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The concept in analytic philosophy

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In the twentieth century, Frege and Carnap, opposed to “psychologism”, preferred to consider concepts as abstract entities.

It is not obvious, however, that a concept is identified with the meaning of a term, the sense of intension or denotation: Hilary Putnam considers indeed, in his experience of the Twin Earth, this as doubtful. According to Putnam, the concept of “beech” and “elm” does not depend only on the meaning I give it (these two trees can be indistinguishable to me), but what they denote, regardless of my subjective meaning: there is a “linguistic division of labor” essential to the concept, which makes a ranger know very well what is denoted when I say “beech”.

A proper name can be considered, according to certain philosophical theories, as expressing the concept of an individual.

The cognitive sciences develop a notion of concept by using psychological experimentation, and thus enter into dialogue with philosophy. For example, they analyze the categorization process in children.

The so-called “classical” theory

The “classical” theory of meaning states that a concept is defined by a set of conditions that an object must satisfy to fall under that concept. To possess a concept would be to know the definition. This approach is now called “inferentialist” when it makes the meaning of a concept depend on the inferences with which it is associated.

The psychologist Eleanor Rosch has developed, under the name of “prototype theory”, a similar approach according to which a concept is mentally represented by a prototype uniting the most typical properties of the objects to which the concept refers. The belonging of an object to a concept is then a function of its degree of resemblance to the prototype.

The causal theory

Classical theory opposes the causal conception of the meaning according to which the world plays a constitutive role in the formation and diversification of concepts. It has been developed by Saul Kripke, Hilary Putnam, and Tyler Burge, who point out that the meaning of many concepts depends at least in part on the causal relationships an individual has with his or her physical or sociolinguistic environment. This theory is based on the fact that we can not characterize the content of certain concepts without referring to the environment. These concepts would have an indexical component in the sense that their content depends partly on the context of their enunciation. Thus, the concept “gold coin” in the proposition “this is a gold coin” implies a reference to a particular object and causally depends on the existence of that object in a context relative to the speaker of the proposition.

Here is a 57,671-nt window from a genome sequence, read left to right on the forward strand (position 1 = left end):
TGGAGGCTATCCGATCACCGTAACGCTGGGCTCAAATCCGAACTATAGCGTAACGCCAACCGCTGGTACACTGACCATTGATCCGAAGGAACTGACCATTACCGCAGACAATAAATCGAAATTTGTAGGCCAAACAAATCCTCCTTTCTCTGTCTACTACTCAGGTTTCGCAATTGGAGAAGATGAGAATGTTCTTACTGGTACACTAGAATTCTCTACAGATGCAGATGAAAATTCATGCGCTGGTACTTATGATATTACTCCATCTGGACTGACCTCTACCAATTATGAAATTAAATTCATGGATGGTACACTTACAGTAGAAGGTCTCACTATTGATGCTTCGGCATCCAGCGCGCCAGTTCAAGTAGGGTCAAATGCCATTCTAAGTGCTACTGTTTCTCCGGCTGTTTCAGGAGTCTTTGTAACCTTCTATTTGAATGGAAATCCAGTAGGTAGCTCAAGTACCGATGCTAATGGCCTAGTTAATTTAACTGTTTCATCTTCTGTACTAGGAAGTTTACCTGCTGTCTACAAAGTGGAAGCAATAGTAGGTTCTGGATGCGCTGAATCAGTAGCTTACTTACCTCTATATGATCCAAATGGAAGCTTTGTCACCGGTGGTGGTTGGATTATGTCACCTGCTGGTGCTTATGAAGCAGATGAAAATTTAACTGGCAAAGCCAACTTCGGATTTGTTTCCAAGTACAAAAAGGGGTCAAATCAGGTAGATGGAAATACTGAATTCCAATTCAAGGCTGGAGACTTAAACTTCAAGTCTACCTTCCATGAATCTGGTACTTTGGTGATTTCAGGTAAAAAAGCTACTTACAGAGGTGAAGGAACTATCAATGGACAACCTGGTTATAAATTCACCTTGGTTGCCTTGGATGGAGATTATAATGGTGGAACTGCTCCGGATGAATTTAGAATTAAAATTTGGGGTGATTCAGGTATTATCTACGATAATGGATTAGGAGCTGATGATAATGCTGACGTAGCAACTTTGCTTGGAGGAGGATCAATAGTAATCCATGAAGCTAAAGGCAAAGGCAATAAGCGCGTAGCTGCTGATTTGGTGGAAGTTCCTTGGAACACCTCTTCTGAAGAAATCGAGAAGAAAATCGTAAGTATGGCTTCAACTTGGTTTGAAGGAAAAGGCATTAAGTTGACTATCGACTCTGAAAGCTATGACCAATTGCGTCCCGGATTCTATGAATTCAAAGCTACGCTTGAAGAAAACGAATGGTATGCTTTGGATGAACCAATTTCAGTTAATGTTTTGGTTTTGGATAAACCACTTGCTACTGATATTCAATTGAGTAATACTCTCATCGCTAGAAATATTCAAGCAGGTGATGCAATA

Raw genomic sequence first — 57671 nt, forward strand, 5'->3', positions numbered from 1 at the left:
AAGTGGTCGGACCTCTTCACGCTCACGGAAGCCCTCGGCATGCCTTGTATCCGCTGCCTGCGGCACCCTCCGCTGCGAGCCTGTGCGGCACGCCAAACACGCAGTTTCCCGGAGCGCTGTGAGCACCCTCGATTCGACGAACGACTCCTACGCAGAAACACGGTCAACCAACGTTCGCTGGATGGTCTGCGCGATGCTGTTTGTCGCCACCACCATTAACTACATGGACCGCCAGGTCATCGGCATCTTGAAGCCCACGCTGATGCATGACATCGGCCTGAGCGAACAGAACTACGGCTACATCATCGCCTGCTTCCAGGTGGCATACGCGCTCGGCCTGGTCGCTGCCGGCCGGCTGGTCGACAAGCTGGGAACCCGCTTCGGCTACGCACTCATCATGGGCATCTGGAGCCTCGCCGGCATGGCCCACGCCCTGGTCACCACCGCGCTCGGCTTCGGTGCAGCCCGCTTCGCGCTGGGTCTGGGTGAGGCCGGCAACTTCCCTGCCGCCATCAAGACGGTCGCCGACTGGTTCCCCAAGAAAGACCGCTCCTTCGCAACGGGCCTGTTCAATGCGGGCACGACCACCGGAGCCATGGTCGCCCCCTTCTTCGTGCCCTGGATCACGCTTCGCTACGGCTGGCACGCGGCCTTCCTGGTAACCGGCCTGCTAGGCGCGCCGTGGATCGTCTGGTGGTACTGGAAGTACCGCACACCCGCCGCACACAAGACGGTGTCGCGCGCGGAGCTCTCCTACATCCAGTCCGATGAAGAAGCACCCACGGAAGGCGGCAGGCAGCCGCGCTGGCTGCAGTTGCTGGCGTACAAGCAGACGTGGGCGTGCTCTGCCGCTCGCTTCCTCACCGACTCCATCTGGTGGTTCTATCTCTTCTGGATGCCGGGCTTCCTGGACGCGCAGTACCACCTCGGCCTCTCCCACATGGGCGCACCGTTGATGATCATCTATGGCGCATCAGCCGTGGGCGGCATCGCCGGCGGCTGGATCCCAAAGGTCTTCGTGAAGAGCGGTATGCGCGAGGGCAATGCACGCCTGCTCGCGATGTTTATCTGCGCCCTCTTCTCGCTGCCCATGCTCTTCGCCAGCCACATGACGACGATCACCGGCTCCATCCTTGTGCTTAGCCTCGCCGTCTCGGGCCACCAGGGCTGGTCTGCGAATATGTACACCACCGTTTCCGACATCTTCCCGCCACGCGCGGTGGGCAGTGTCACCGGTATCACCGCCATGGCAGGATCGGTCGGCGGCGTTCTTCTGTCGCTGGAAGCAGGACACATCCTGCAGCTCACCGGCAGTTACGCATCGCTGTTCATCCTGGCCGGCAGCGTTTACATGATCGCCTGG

Teleosemantics is a contemporary approach to concept theory developed by Ruth Millikan, David Papineau and Fred Dretske. It argues that some concepts have a natural function. This means that teleosemantics explains the formation of concepts from the role they play in our cognitive apparatus, the “function” they fulfill. According to Claude Panaccio, teleosemantics introduces teleological or finalist notions into cognition, against mechanistic philosophies of the seventeenth century in contemporary times.

Teleosemantics is inspired by the biological paradigm to explain concepts. Indeed, according to Panaccio, biology studies the function of organs, just as teleosemantics studies the function of concepts. Similarly, animal ecology studies the behavior of species from the function they perform, such as “capture prey”, “avoid predators” and “seduce sexual partners”.

Mechanical causality is not enough, according to proponents of the teleosemantic approach, to explain the functioning of an organism. To understand the “possible dysfunctions” and the “possibility of diseases”, argues Panaccio, it must be maintained that in these cases “the normal biological functions are poorly assumed”. The use of standards to understand an organism is irreducible to a mechanistic approach.

Two trends emerge in teleosemantic, which define the notion of function differently. The first, supported by Robert Cummins in “Functional Analysis” (1975), is a “systemic” approach. It consists in explaining the function in a system that encompasses it. The heart, for example, is a function that is part of the total physiological system, and its action is to be understood from the state of health of this system.

The second trend is Ruth Millikan’s “evolutionist” approach. It consists in explaining the function from its history, the role it has played in the past of the species. The evolutionary approach emphasizes that function has passed the natural selection test successfully, and has been retained in the species. The concepts, according to teleosemantics, are to be explained on these models: either from their role in the systemic functioning of cognition, or from their history in the evolution of the species that mentally forms these concepts.

Translated from Wikipedia

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